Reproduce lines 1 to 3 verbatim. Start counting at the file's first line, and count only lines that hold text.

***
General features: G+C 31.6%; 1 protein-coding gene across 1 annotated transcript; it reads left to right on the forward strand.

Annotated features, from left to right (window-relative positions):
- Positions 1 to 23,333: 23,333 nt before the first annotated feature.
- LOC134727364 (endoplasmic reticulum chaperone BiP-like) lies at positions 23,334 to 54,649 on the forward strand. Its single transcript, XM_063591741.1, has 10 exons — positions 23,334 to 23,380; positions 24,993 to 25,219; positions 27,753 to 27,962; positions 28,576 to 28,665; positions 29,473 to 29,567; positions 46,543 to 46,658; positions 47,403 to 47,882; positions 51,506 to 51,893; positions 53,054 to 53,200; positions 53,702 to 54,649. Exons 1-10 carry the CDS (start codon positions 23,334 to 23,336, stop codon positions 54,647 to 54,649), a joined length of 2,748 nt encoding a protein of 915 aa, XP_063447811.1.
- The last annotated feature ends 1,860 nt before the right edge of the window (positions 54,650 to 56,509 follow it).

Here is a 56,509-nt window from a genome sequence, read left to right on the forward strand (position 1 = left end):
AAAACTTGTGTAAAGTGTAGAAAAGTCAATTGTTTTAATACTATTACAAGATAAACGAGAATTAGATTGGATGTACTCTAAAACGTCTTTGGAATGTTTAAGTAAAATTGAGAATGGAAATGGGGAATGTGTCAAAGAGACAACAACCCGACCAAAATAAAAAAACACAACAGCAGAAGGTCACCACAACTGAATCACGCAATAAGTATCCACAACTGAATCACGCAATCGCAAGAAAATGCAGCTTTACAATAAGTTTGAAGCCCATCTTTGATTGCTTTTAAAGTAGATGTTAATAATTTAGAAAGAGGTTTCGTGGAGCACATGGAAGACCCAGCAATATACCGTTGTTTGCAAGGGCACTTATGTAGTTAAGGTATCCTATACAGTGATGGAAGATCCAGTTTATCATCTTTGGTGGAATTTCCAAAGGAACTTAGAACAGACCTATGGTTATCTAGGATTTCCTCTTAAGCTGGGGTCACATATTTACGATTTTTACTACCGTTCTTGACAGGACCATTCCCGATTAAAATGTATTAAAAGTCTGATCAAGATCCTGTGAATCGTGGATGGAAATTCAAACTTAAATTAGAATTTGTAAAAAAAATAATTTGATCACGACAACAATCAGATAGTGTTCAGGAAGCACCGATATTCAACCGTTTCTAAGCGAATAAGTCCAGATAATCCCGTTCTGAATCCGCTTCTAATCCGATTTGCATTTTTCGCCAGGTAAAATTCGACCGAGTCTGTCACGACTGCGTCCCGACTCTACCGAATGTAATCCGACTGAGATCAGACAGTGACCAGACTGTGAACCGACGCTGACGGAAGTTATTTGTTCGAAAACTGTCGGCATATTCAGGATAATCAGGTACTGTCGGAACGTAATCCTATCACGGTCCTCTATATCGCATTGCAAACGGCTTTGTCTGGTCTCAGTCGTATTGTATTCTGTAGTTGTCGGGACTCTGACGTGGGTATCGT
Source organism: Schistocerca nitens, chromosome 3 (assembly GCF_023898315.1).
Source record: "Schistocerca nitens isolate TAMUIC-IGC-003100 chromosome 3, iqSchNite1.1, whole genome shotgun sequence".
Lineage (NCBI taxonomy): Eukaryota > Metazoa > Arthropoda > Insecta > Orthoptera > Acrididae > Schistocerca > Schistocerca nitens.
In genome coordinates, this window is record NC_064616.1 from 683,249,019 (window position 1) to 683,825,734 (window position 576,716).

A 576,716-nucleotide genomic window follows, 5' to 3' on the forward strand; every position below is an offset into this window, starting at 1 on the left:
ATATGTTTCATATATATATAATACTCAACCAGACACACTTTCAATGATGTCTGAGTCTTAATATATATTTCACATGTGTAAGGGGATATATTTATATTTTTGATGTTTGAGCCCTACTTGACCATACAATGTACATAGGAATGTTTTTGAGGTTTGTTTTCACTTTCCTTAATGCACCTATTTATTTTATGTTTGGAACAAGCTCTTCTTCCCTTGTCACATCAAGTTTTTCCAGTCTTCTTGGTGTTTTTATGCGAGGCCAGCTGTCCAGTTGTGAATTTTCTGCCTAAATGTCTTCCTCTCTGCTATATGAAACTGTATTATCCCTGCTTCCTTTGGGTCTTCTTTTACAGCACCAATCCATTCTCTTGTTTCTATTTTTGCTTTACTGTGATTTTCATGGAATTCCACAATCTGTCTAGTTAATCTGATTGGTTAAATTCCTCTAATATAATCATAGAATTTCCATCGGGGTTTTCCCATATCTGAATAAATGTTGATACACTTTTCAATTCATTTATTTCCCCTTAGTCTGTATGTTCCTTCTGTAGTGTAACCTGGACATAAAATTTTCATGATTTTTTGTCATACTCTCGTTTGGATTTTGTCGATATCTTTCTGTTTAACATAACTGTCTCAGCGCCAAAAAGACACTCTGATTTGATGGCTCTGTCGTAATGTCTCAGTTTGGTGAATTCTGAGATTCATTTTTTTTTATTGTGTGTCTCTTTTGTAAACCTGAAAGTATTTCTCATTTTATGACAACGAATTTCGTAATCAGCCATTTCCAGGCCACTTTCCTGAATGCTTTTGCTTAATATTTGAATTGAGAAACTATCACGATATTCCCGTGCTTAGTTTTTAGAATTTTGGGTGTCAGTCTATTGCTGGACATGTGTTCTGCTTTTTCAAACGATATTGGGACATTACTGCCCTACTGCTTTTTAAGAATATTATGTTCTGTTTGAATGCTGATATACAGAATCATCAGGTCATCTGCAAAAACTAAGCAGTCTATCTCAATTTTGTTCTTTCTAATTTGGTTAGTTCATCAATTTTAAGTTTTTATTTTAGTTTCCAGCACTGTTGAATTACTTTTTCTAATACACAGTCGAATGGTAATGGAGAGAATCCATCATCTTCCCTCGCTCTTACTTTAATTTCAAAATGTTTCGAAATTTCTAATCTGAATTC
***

General features: G+C 31.6%; 1 protein-coding gene across 1 annotated transcript; it reads left to right on the forward strand.

Annotated features, from left to right (window-relative positions):
- Positions 1 to 23,333: 23,333 nt before the first annotated feature.